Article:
Fitz was pleased, his tone warmed up. “Lubankya Burger is a weird joint, some kind of Russian theme, very Soviet they say. Pretty popular with the young college folk from BloNo, and Eureka—I don’t think the old folks who actually lived through the Joe McCarthy days eat there. I sure wouldn’t.”
Livingston took notes and nodded to show his new boss that it was okay to continue on.
“Von Tso’s is another odd place: Chinese-German foods. They pride themselves on being the only German-Chinese restaurant in Illinois. I don’t know too much else about them. I want to send you down to Bannhart to review both restaurants. Two feature length pieces. I’ve already contacted both restaurants and informed them that you’ll be on your way tonight to review them on Saturday and Sunday respectively. I want you to take your time on these articles–stay down there, immerse yourself in the town’s culture, and win them over to Barbican. I know that’s close to the Pantagraph’s territory, but Barbican competes without stealing as you’ll find.”
Sean readied himself for work.
“Thanks for the assignment, sir. I’m looking forward to this.”
“That’s the spirit. With the fabulous articles you’ll do on both places, we’ll have them in our digital advertising portfolio very soon. Good hunting, Sean, or should I say, Blogger Sean?”
“Thank you, Mr. Fitz,” Sean replied.
Fitz added one more task for him.
“For the rest of your shift in the newsroom today, Sean, I’m assigning you to finish the Barbican University Training Modules 101, 108, 110, and 200. You’ll get to know us better, and we’ll get to know you better as well.”
Sean’s dread was concealed with a simple, “Okay.”
Livingston exited the publisher’s office and spotted Genevieve in her office. She made the come hither sign, and Sean honored her request.
“What’s up?” Sean asked as he grabbed a seat by the door.
“Getting rid of the print edition will save us money, but we’ll lose our distribution department. I want to warn you that by the time you return, I could be out of here. Fitz is known as a turn-around specialist—in a place like this, I fear the outcomes of that. I’ve been looking at positions outside of the newspaper business. Print’s dead Sean; journalism is a skill; it’s not a way of life for many people now. Get out while you can.”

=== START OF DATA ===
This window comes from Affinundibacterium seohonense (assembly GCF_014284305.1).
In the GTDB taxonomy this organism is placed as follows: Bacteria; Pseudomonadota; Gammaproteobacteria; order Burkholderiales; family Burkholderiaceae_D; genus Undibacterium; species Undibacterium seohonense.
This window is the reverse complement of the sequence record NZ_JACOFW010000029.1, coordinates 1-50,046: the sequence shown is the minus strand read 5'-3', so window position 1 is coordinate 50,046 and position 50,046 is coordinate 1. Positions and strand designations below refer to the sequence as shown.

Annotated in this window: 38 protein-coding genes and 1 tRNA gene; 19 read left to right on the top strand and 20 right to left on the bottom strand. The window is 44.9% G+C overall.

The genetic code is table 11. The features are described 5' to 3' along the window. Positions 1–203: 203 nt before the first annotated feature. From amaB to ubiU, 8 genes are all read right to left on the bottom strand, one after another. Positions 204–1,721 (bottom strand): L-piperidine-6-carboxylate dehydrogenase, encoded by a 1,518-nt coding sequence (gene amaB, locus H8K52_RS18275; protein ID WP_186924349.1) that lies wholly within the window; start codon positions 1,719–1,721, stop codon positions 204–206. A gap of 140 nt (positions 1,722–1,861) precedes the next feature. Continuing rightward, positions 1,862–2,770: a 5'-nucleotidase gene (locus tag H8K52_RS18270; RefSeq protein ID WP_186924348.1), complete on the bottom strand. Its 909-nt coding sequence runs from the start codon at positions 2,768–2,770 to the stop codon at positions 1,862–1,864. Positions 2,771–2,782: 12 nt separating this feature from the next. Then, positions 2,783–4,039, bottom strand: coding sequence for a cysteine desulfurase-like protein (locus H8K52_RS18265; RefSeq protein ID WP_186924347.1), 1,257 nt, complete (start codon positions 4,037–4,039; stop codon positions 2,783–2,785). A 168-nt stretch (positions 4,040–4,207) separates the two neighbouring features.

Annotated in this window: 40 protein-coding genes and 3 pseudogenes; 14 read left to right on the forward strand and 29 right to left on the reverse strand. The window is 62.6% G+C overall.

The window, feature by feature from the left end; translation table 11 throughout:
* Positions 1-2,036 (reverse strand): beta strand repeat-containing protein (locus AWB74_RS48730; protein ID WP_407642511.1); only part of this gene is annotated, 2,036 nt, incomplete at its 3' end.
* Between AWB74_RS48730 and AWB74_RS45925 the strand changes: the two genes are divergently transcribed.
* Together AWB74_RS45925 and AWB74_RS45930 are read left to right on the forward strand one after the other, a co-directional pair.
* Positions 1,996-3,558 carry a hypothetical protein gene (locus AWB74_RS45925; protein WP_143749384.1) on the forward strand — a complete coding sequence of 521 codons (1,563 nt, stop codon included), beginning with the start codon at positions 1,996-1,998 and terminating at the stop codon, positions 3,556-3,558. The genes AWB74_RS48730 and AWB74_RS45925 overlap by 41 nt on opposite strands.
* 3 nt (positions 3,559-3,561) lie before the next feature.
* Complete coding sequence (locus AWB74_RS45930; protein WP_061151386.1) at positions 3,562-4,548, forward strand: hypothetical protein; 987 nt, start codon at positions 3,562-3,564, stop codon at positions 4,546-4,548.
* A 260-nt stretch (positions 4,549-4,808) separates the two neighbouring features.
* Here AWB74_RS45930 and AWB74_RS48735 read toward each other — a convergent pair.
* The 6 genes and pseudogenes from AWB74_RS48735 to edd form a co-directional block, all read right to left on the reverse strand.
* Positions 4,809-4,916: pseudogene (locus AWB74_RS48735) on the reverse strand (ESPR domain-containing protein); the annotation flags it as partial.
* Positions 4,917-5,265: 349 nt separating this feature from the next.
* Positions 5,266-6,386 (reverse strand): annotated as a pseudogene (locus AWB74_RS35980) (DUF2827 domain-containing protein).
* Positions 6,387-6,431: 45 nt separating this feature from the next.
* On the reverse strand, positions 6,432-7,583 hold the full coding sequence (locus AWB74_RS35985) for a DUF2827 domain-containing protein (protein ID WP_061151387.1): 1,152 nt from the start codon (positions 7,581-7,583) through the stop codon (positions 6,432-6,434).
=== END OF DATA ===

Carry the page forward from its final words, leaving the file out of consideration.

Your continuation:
Sean liked and respected Genevieve. But, as far as his career was concerned he didn’t let anybody play with it. Hell, Livingston didn’t have much patience for career advisors. He took advice from maybe three people—Gen wasn’t one of them.
“I may have to think about it, Gen.”
Sean said this realizing he was only fooling himself. Still he had a job to do, and he wouldn’t let a nay-sayer get in the way, even if she was his friend, boss, and the editor.
“I’m glad you’ll at least think about it, Sean. On your vacation your desk was moved from the newsroom by Clemson and Spany to a cubicle off of the newsroom.”
“Thanks for the detail, Gen. I wondered why it wasn’t there.”
Sean got to work on the training modules in his office that was in a small alcove off of the newsroom that Gen mentioned. It had taken him four tries to set up his user name and password. There either was a Sean Livingston elsewhere, or someone else had the password of LivingWell1989!.
Sean got to see a psych test, a business test, and a mathematics test that seemed congealed on his computer’s monitor. As he finished, he sent a silent prayer of thanks up and slugged down his coffee, wishing it was Maker’s Mark and Coca-Cola. He finished the Barbican University courses. He was now an initiate in the financial services company that Barbican really was. He discovered that in his required reading of senior leadership biographies that each of the company’s officers had a background in insurance sales, and investment banking. He had been working for over two hours, and he was only a third finished with his assigned coursework. Clemson entered the cubicle.
“Hey, whippersnapper! How ya doing?”
Sean turned around.